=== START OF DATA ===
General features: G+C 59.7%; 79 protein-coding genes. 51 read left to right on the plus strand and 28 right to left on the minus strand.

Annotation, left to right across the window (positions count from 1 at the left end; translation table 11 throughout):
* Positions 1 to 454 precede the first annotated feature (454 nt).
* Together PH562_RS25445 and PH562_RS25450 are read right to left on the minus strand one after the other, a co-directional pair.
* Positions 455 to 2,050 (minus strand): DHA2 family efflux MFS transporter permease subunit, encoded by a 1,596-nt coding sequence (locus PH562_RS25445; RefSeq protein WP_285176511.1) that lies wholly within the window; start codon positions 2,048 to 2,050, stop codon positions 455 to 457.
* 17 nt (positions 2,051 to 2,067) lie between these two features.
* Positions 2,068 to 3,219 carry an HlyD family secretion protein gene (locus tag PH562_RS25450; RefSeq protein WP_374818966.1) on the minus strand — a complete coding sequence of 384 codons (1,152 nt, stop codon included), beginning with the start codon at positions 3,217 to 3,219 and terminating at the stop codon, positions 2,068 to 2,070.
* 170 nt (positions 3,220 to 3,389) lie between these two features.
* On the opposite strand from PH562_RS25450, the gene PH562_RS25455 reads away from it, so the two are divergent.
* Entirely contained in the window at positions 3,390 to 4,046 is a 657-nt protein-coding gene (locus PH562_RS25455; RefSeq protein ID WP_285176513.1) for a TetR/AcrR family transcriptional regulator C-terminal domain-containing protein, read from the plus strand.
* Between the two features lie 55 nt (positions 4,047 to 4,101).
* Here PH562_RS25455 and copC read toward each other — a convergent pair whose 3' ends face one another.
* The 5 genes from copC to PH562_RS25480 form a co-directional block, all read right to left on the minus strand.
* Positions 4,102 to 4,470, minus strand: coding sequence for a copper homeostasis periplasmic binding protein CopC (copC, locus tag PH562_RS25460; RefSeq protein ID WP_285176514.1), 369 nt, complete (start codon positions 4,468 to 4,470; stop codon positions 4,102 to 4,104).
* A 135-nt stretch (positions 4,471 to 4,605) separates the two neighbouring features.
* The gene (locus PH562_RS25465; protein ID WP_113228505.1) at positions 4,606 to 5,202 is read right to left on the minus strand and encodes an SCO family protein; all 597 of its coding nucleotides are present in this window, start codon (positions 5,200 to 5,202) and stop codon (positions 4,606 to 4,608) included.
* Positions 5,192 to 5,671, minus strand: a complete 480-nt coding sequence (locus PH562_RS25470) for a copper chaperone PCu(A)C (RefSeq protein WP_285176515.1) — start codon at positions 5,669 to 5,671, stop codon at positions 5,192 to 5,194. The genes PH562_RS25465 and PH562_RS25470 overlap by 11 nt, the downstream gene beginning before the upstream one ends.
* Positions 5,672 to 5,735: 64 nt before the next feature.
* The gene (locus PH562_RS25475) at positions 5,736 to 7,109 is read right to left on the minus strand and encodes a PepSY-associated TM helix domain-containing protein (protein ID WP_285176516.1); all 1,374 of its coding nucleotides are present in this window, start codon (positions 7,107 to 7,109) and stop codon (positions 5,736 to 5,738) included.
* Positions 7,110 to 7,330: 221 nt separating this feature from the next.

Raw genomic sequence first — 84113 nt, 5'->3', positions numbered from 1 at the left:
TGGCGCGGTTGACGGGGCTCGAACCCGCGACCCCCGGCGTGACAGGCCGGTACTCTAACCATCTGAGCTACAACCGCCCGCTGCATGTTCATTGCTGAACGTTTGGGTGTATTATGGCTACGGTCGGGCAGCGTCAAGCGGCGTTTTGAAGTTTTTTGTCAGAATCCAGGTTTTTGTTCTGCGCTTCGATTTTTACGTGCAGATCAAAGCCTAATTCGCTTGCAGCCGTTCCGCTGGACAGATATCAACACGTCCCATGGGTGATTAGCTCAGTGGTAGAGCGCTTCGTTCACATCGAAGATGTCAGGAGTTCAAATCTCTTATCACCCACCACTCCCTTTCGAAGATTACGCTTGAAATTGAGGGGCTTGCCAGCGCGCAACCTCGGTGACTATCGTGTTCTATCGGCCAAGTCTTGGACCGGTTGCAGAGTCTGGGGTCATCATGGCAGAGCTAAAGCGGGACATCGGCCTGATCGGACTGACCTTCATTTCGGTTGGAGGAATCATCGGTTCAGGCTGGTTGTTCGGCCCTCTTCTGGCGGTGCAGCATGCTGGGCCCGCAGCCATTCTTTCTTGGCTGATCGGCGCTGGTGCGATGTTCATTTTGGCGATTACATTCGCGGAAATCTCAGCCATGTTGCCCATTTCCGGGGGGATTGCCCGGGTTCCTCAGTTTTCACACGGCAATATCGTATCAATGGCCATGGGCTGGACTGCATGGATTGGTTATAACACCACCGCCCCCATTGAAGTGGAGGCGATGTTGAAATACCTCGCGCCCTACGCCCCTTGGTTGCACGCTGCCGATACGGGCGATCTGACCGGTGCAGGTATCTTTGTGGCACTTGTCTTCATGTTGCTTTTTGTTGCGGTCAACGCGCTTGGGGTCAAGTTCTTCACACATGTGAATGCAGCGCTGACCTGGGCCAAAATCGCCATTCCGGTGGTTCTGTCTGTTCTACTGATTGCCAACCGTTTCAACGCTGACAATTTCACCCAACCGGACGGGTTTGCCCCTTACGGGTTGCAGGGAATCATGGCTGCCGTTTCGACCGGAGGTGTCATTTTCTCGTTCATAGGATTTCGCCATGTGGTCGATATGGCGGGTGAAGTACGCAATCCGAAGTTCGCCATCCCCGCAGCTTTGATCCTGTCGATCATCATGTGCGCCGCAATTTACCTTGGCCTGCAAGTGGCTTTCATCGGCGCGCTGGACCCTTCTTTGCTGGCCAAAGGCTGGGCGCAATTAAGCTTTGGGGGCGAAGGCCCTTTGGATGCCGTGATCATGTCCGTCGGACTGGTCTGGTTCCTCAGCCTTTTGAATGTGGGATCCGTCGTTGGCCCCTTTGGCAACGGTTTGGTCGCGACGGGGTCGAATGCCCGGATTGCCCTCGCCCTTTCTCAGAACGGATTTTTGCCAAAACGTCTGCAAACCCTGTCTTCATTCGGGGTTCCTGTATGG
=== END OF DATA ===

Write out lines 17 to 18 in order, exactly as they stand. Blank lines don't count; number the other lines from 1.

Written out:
* Positions 5,192 to 5,671, minus strand: a complete 480-nt coding sequence (locus PH562_RS25470) for a copper chaperone PCu(A)C (RefSeq protein WP_285176515.1) — start codon at positions 5,669 to 5,671, stop codon at positions 5,192 to 5,194. The genes PH562_RS25465 and PH562_RS25470 overlap by 11 nt, the downstream gene beginning before the upstream one ends.
* Positions 5,672 to 5,735: 64 nt before the next feature.